Ron Hebbard
 
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StradivariusBone

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Space Coast, FL
Learned my lesson there. Never examine any problems. Just let sleeping dogs lie and never try to make anything better.
I too am the current inhabitant of a house that was formerly owned by a DIY sparky. I discovered a number of things over the years, but the one that sticks out was one morning when my wife remarked that the bedroom lights stopped working. These are two sconces on a switch.

"One or both?" I inquired, assuming a bad lamp.
"What difference does that make?" she innocently replied.
"A lot, actually."
"Both"
"..."

So off to the breaker panel I go. After some troubleshooting, I discover that the sconces were an addition by the Spendthrift Sparky. Not only were the fixtures attached directly to the drywall without a J-box, the romex in the attic was about 25' too long and just haphazardly coiled about. There was a junction box connecting the two fixtures to the mains and switch in the attic buried under blown-in insulation where one of a few mismatched wire nuts had come loose. The hot lead of course. The box was slightly charred, but not grounded which is why I think the breaker hadn't tripped. It had come loose in just such a way to probably arc a bit and then remain open. I considered it a win after repairing it that I came out with an extra 25' of 12/2 and my house didn't burn to the ground.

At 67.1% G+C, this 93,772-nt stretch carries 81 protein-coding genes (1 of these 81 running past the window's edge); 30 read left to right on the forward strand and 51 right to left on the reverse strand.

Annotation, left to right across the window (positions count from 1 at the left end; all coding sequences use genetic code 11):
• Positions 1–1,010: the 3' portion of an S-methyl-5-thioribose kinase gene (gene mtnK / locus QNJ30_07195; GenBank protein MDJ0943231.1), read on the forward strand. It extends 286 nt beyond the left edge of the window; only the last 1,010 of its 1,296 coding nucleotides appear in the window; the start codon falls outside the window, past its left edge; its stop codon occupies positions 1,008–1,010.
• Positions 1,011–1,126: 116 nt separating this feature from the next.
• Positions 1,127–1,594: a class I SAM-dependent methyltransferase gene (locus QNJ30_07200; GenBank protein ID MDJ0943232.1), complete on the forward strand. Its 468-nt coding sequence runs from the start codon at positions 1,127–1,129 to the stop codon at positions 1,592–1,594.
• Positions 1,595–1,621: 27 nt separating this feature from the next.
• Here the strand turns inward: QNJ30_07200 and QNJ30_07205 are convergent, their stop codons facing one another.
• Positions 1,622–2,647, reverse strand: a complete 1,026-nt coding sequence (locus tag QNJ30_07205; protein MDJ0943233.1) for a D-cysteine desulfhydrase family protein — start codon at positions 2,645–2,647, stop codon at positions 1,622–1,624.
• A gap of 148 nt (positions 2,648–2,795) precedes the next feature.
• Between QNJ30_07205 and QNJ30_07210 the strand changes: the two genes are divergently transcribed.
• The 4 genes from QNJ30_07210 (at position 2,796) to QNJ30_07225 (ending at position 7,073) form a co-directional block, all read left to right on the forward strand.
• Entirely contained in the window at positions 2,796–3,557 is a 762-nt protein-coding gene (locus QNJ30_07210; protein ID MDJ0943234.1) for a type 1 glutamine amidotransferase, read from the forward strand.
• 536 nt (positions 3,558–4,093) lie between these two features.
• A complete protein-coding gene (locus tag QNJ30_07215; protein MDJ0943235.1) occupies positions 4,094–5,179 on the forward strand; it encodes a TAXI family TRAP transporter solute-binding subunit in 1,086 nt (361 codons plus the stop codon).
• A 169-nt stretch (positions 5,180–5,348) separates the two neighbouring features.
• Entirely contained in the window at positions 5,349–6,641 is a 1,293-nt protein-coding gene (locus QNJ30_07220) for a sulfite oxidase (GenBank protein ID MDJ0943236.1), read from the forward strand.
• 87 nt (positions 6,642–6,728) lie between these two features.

Dionysus

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Joined
Feb 9, 2009
Location
London, Ontario, Canada
Well like many of us since the studio/stages are dark we've been doing some home renovations on our "new" house. That led to replacing all of our outlets and adding GFI's to the kitchen and bathrooms and it all seemed pretty straight forward. I was pleasantly surprised to find 14awg solid core romex in the living room where I started, but should have know it was downhill from there... I think the best finds which will ultimately lead to a visit from someone with one of those fancy license papers was the kitchen outlet that tied two kitchen outlets within 3' of the sink non GFI to the 3 outlets in the dining room and then a 3rd leg tied to I'm not entirely sure what yet.... That was followed by the other side of the kitchen with another series of 3 leg outlets tying together two outlets, the fridge, stove and range hood... so that should be a fun game of use this not that and never convection bake with the range fan on... and the last foray for the weekend was discovering that the outlets in the bathrooms are not on the same supply as the light which was a pleasant surprise however.... the downstairs bathroom, upstairs bathroom and GARAGE outlets are all tied together and the upstairs bathroom light is on a circuit with some combination of the upstairs bedrooms, laundry room and maybe boiler closet...

Moral of the story... burn it down and do it yourself!

Dare you open your outlets and discover the adventure within your own home!? Only quarantine will tell....
This kind of wiring was VERY common once upon a time. NOW it is considered quite improper.